How a small business or start up is perceived is important. New or small businesses can sometimes struggle to compete with larger or more established outfits for a number of reasons. It’s important to take whatever steps you can to enable you to compete and network on the same level. You don’t want seem like you’re peering round the corner to see what the cool kids are up to. You want to walk up and fit right in.
Visibly operating in a professional manner will help immensely with this. Firstly, be confident when you’re talking about what you do, use phrases like “I will do that” not “I’ll try to do that” or “I think I can do that”, your customers need to trust that you are more than capable of doing the job. That said, you should always be open and honest when you are offering an opinion, this will reinforce that you are an expert and ensures that your integrity remains intact. Always have your goals clearly mapped out so that you never fail to explain who you are, what you do and why, that way you’re never caught off guard. It’s also a good idea get into the habit of concentrating on what the people that you are dealing with actually need. This is the basis for being able to develop your perception skills so that you can anticipate solutions to possible problems, again adding to your overall effectiveness.
Having the right website has a huge impact on the image of your business, as you know from our previous blogs. Having good quality photographs or graphics is key for grabbing attention and creating immediately positive impressions. It’s also important to back that up with other small things that add to your professionalism and ultimately the confidence you instil in potential clients. This includes business cards and dedicated phone numbers and email addresses – it makes a much better impression to have your business name rather than something like @hotmail to give out to customers or when you’re networking.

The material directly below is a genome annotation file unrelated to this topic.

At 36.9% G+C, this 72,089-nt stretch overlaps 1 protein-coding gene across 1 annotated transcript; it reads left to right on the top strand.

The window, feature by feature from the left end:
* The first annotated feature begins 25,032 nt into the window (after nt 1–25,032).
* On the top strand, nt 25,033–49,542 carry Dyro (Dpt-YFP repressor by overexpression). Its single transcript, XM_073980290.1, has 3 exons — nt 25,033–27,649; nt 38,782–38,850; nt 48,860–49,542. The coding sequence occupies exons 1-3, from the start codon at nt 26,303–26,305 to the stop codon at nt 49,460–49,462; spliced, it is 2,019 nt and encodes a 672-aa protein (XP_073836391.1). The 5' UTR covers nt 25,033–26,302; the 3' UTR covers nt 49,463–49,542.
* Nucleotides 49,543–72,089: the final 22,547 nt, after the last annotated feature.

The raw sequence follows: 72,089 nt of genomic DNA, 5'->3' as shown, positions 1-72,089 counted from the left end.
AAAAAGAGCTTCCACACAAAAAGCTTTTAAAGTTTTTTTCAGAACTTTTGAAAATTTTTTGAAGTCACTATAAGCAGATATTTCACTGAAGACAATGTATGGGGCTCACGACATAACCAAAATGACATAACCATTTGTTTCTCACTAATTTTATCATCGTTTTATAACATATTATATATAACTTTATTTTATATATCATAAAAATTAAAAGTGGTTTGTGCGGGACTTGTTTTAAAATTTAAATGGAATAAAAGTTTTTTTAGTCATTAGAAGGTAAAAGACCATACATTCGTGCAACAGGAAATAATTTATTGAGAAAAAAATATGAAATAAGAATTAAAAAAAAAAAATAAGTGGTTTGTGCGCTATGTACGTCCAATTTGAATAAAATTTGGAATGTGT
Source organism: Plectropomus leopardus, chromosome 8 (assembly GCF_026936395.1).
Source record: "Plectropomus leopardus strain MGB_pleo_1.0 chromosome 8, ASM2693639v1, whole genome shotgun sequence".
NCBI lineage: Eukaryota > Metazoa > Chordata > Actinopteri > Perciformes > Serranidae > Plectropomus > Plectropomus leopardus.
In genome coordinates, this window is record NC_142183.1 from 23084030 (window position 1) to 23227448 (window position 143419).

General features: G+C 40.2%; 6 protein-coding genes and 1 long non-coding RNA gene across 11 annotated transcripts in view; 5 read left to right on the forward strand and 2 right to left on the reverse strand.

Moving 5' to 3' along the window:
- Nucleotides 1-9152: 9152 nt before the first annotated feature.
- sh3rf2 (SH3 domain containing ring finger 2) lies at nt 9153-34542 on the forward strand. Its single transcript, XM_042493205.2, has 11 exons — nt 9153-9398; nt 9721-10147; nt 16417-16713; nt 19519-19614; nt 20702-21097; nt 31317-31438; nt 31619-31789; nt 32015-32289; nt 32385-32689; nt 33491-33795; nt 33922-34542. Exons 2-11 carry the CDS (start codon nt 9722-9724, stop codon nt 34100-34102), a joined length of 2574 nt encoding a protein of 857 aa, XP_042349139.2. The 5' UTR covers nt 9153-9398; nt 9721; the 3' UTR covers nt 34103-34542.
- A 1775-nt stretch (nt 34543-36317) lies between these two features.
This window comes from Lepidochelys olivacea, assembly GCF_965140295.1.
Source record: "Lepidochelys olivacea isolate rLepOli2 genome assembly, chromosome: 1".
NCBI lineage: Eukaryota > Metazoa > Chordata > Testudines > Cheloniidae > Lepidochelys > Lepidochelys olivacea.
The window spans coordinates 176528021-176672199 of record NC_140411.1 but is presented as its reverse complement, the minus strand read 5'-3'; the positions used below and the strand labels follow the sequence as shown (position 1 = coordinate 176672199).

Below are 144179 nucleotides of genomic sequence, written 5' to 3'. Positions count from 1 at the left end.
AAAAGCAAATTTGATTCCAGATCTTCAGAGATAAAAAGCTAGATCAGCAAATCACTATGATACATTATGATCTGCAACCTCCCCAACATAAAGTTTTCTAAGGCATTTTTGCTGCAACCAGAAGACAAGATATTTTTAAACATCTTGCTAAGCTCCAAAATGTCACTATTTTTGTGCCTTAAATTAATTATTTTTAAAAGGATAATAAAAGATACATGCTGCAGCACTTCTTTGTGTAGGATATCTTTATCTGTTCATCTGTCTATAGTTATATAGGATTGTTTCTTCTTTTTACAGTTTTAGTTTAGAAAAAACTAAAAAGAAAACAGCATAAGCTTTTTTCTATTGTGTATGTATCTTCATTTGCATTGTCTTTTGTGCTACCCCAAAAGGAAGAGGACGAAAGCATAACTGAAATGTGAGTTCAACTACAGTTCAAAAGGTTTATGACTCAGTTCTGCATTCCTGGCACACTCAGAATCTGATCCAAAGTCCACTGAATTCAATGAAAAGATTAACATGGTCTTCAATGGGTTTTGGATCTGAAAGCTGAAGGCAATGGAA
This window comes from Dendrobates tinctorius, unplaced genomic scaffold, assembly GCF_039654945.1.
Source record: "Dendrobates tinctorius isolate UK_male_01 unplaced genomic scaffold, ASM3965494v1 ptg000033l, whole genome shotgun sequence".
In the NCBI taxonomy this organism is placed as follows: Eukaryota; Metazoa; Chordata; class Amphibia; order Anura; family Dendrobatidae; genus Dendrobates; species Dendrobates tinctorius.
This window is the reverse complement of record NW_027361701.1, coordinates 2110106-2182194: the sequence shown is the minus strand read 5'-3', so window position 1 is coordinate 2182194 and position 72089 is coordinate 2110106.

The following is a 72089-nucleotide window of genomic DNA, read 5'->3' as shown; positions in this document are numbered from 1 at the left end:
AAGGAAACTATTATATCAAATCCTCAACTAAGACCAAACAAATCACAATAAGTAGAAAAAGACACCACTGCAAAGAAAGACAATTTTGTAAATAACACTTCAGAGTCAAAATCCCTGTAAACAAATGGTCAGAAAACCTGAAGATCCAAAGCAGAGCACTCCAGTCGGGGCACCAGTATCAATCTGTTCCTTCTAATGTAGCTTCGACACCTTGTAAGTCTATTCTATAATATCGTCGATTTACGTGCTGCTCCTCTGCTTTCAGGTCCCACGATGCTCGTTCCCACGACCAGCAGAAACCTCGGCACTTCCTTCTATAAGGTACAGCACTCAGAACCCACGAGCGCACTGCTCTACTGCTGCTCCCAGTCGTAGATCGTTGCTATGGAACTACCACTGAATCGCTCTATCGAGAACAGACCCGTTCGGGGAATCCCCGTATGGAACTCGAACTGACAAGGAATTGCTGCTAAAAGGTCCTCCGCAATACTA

Depending on what type of business you are in a uniform can be a significant step in portraying professionalism, simply sticking to a colour scheme or having your logo on your t-shirt you can build a positive reputation for your company. This also applies to your workplace, whether that’s your home, a restaurant you meet in, or an office.
There are lots of things to think about and first impressions count so remember to layer up elements of your image as and when you can afford them. For example, hold music; playing music while someone is on hold is part of good customer service but it has other benefits too. The variety of music needs to be an appropriate fit for your business, so that it enhances your image. You can make good use of hold time by including small informative pieces, don’t go with the “your call is important…” type stuff that bores or annoys most people. Instead, you should share information about new products or your range of services. The time will pass quicker for your customer and you have the chance to promote to a temporarily captive audience.
You believe in yourself enough to enter into the world of business, but sometimes it’s good to take a step back and make sure you portray that belief and make it infectious. It’s good to be humble, but don’t be meek. Stop peering round the corner; come on in and get noticed.
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